Tyrant parent or a Tiger mum?

I FINALLY finished reading “Raising Boys” by Steve Biddulph recently. A good read, interesting too. But probably of more use when my son is entering his teens and requires some “coming of age” initiation into manhood.

Apparently… Hopefully.

It did talk a lot about the importance of fathers which, while I agree whole-heartedly, there’s not much I can do in that aspect. I have a lot of things, but not one of “those”.

But I wasn’t left with a very succinct “step one, step two” approach to disclipline, education and play like I had hoped.

And then I read an interesting article on “Tiger Mums”.

Not to be confused with Cougars (whose toddler-rearing days are behind them), a Tiger Mum is typically of Asian descent and projects the the Eastern philosophy of grooming a child for success.

They are strict with discipline, strict with routine and strict with their love. If you’re struggling to come up with an image, think Mrs Kim on the Gilmore Girls.

The book by Amy Chau, Battle Hymn of the Tiger Mum, sparked debate when one related article headline read “Why Chinese mothers are superior”. Nothing like a mumma’s sullied street-cred to get the pens moving.

However the book is not a manual, more a memoir on how her parents raised her and how she raised her own two girls. But it does highlight the methodology behind Chinese parenting and how vastly it differs from Western parenting.

And in one study that Chau cites, of 50 Western American mothers and 48 Chinese immigrant mothers, almost 70% of the Western mothers said either that “stressing academic success was not good for children” or that “parents need to foster the idea that learning is fun.”

Not a single one of the Chinese mothers felt the same way.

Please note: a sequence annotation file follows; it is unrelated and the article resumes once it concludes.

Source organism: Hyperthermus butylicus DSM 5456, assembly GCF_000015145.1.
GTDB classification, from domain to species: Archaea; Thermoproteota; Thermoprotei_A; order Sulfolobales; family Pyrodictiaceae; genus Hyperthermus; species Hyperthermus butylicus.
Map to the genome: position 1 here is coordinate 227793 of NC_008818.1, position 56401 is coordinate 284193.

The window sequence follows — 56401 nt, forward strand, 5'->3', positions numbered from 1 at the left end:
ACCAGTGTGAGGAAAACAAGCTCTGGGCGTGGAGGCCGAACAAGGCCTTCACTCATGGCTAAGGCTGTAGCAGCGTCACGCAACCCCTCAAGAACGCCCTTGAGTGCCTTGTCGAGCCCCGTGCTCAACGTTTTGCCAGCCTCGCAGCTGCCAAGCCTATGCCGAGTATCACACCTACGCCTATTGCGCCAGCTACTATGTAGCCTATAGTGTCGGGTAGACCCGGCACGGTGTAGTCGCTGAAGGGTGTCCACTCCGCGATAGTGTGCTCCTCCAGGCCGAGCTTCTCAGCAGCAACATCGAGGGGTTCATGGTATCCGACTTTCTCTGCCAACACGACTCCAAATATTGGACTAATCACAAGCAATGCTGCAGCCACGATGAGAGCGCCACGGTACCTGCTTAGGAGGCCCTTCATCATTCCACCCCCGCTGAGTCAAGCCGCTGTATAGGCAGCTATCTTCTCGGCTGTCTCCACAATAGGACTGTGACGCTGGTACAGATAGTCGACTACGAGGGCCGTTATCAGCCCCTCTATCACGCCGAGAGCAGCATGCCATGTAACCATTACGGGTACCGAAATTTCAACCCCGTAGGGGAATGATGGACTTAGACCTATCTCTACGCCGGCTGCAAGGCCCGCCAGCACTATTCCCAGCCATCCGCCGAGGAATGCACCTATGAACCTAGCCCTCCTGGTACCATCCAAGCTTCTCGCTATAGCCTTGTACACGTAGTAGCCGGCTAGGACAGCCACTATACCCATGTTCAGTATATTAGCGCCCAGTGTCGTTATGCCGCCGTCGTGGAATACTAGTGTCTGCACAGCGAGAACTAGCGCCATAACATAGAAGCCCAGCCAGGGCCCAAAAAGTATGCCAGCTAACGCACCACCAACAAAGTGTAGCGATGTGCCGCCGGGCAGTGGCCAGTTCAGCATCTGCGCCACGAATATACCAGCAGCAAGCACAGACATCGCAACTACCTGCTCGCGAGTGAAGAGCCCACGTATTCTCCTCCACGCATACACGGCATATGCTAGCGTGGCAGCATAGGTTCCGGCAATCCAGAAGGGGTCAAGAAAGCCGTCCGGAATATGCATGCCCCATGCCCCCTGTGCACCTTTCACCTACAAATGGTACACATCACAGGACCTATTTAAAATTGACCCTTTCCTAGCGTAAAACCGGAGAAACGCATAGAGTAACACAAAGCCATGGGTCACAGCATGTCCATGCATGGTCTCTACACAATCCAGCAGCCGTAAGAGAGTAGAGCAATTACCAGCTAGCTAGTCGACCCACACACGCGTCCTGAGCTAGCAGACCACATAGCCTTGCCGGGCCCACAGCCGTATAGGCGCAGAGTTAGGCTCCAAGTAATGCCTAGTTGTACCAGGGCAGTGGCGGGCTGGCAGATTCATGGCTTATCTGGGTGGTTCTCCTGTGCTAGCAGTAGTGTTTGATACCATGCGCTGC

Instead, they believed their child to be the “best” and it was simply up to parents to enforce the practice required to become as such. They also felt that “fun” only came into it when the practice paid off and they accomplished their goal. 

It altered my perception of parenting.

We all want happy kids, but being strict with them doesn’t make them any less happy (just ask Chau’s daughter). So it’s important to remember that, when we spend hours, days reprimanding them or forcing them to practice or sitting them down to their homework, we are not taking away their happiness. We are showing our love, demonstrating that we believe in them so highly that they can accomplish anything they set their mind to.

We’re not always there to be liked. We’re there to make sure our kids do the right thing. This is probably not news to most mums reading, but it is a handy reminder for those days when you feel like a Sergeant Marshall and not much else.

Sadly, it doesn’t entirely apply to toddlers who you just want to get through the day without throwing toys at their siblings, but it still helps me feel like a better mum when I feel like I’m being too hard on them.

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2 Comments (+add yours?)

  1. Wanderlust
    Jan 31, 2011 @ 17:24:52

    I’ve been reading a number of references lately to the “tiger mum” concept. It’s helpful to remember, as I so often feel like that drill sergeant as my kids complain about having to take showers, brush teeth, do homework and other simple, daily tasks that get in the way of their preferred activities (playing with iPod, watching movies, etc.).

    I also worry about the lack of a father in their lives but like you, there is nothing I can do there. That was his choice. Maybe someday they’ll have a step-dad, but I know that never really takes the place of a father.

    I’d be curious to hear if you do find any other books you think are helpful. I think our sons are about the same age (mine is 6).

    Parenting can be so very difficult and there is no real roadmap, but I think as long as we love our children with abandon and have it as our goal to keep learning and do the best we can, we’ll all do okay. What a long and rambly comment I’ve left!

    Reply

    • petajo
      Feb 01, 2011 @ 01:05:51

      Ooh, I think I miscommunicated! Their dad is still with me. I was refering to the fact that I have no penis! So can’t really know what it is that boys need from that frame of reference.

      But I’m always trying to “understand” my boy. He’s four this year but is such a bundle of energy (which is hard when I’m working from home) so I’m constantly struggling with boredom-fuelled misbehaviour. (Peewee ninjas is starting to look like the go).

      Will keep you posted though as this is a constant work in progress.

      And please, rambling comments always welcome!

      Reply

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